THE EU clarified the powers of its new insurance and markets “super-regulators” in proposals published yesterday.
The commission is to change two existing financial services directives to clear the way for the European Insurance and Occupational Pensions Authority and the European Securities and Markets Authority.
The amendments, set out in its Omnibus II proposals, identify areas where the regulators can propose new technical standards as they move towards the “single rule book” model of pan-EU regulation. It also details how to resolve disputes between member states’ national regulators.
“By giving the new supervisors a clearly defined mandate and bringing existing legislation in line with that mandate, the commission further delivers on the promise of creating more solid and stable markets and mitigating future crises,” said markets commissioner Michel Barnier.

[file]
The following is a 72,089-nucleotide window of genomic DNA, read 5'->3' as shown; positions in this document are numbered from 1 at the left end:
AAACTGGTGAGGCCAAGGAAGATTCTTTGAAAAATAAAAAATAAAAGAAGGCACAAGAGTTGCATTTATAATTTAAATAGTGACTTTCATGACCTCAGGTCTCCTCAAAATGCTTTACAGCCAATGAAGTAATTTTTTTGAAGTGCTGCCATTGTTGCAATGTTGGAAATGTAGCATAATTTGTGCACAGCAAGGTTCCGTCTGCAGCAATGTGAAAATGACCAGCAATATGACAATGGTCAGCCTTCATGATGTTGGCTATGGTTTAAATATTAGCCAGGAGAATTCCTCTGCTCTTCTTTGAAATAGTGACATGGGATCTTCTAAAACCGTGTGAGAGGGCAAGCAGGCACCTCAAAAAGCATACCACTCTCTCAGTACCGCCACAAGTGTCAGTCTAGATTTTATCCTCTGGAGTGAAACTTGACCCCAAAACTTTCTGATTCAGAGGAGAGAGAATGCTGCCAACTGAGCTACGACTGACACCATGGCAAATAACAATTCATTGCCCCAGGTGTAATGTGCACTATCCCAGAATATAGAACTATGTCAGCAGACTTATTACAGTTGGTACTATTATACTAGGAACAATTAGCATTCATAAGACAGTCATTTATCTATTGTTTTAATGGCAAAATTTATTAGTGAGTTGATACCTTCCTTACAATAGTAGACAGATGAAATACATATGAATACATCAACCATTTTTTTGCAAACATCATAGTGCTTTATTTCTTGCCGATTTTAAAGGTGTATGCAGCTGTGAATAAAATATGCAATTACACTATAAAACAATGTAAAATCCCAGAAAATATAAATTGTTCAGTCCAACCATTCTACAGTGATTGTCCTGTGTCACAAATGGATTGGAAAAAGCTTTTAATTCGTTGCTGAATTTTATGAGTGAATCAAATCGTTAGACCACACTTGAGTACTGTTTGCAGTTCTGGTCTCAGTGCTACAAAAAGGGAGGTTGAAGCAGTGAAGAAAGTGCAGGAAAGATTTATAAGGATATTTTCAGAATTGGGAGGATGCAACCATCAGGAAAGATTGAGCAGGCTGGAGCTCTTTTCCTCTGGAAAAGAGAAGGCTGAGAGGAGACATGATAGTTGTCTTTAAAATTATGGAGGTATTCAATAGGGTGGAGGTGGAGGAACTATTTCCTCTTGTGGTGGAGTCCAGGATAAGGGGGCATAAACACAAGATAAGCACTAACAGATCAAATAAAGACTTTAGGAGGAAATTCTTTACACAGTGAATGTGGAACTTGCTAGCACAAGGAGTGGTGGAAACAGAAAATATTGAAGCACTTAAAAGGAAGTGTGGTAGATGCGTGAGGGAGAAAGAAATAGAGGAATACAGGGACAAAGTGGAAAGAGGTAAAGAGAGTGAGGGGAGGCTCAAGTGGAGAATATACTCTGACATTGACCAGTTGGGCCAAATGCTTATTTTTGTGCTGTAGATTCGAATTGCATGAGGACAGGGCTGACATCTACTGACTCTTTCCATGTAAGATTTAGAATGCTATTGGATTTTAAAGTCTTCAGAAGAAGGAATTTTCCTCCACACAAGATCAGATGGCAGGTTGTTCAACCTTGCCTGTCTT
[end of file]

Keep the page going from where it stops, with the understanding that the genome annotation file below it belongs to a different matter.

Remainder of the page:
It has also amended the Solvency II directive that will set new capital requirements and internal models for European insurers from 2012.
For the first time, it has set a final date of 31 December 2012 for companies to implement the new directive – but in recognition of the challenge facing insurers, it has set transitional arrangements to help them adapt.
“There should be a smooth transition to the new regime, market disruption should be avoided,” it said.
PricewaterhouseCoopers insurance partner Charles Garnsworthy said it was “unrealistic” to expect almost 3,600 insurers to be fully compliant by the deadline.
“The introduction of these transitional measures will allow insurers and regulators time to fully comply with the directive,” Garnsworthy said.